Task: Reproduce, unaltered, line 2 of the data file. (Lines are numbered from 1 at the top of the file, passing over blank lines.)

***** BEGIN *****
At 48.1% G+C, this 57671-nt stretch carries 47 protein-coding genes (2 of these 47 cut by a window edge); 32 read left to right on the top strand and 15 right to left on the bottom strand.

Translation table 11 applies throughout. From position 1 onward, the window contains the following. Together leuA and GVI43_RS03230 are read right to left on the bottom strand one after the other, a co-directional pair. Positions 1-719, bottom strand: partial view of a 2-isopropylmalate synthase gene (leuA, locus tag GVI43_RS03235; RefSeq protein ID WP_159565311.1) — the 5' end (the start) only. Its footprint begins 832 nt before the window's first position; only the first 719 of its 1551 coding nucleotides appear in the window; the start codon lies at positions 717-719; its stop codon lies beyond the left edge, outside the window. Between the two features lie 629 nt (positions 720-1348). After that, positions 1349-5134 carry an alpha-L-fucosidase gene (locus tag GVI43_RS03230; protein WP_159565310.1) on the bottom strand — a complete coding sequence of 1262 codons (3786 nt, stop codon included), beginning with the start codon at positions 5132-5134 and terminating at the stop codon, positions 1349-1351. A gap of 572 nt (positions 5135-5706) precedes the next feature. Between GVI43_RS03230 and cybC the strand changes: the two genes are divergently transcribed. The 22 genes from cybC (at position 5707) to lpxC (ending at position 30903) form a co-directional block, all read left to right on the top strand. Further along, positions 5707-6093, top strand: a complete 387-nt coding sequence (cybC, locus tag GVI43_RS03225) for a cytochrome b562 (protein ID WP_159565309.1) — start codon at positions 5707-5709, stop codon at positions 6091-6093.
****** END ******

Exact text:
Translation table 11 applies throughout. From position 1 onward, the window contains the following. Together leuA and GVI43_RS03230 are read right to left on the bottom strand one after the other, a co-directional pair. Positions 1-719, bottom strand: partial view of a 2-isopropylmalate synthase gene (leuA, locus tag GVI43_RS03235; RefSeq protein ID WP_159565311.1) — the 5' end (the start) only. Its footprint begins 832 nt before the window's first position; only the first 719 of its 1551 coding nucleotides appear in the window; the start codon lies at positions 717-719; its stop codon lies beyond the left edge, outside the window. Between the two features lie 629 nt (positions 720-1348). After that, positions 1349-5134 carry an alpha-L-fucosidase gene (locus tag GVI43_RS03230; protein WP_159565310.1) on the bottom strand — a complete coding sequence of 1262 codons (3786 nt, stop codon included), beginning with the start codon at positions 5132-5134 and terminating at the stop codon, positions 1349-1351. A gap of 572 nt (positions 5135-5706) precedes the next feature. Between GVI43_RS03230 and cybC the strand changes: the two genes are divergently transcribed. The 22 genes from cybC (at position 5707) to lpxC (ending at position 30903) form a co-directional block, all read left to right on the top strand. Further along, positions 5707-6093, top strand: a complete 387-nt coding sequence (cybC, locus tag GVI43_RS03225) for a cytochrome b562 (protein ID WP_159565309.1) — start codon at positions 5707-5709, stop codon at positions 6091-6093.